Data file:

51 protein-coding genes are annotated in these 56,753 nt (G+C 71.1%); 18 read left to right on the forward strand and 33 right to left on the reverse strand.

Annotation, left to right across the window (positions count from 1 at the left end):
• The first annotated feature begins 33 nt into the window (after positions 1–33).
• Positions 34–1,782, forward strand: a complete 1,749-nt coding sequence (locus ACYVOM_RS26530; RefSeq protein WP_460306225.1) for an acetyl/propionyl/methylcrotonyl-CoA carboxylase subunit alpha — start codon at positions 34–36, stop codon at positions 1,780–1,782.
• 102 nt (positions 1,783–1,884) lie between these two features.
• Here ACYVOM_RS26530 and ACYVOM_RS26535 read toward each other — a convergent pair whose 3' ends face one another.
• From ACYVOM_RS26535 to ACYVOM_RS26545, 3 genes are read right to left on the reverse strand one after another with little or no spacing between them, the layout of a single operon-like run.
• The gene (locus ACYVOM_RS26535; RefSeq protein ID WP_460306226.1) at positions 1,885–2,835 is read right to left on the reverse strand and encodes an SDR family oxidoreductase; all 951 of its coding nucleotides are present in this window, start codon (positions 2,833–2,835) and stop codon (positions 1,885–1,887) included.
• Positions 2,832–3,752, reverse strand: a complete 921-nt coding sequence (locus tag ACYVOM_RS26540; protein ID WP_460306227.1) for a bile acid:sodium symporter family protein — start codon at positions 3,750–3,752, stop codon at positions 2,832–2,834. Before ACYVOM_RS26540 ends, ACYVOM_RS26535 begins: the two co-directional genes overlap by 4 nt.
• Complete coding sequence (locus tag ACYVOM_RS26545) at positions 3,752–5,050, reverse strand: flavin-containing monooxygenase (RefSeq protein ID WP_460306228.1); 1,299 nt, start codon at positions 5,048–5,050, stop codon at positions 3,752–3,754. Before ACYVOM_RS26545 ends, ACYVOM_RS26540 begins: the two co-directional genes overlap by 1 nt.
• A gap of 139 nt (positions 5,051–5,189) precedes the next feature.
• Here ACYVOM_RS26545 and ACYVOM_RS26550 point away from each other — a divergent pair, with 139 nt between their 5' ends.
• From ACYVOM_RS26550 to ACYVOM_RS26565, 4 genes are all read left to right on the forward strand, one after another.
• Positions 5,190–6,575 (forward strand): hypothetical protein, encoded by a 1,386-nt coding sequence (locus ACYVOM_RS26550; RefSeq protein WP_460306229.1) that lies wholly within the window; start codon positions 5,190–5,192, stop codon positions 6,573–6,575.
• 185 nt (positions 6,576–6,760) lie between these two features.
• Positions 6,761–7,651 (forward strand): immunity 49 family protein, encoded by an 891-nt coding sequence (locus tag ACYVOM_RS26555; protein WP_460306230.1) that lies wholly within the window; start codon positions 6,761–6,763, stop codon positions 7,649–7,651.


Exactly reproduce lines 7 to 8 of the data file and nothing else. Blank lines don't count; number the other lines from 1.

• From ACYVOM_RS26535 to ACYVOM_RS26545, 3 genes are read right to left on the reverse strand one after another with little or no spacing between them, the layout of a single operon-like run.
• The gene (locus ACYVOM_RS26535; RefSeq protein ID WP_460306226.1) at positions 1,885–2,835 is read right to left on the reverse strand and encodes an SDR family oxidoreductase; all 951 of its coding nucleotides are present in this window, start codon (positions 2,833–2,835) and stop codon (positions 1,885–1,887) included.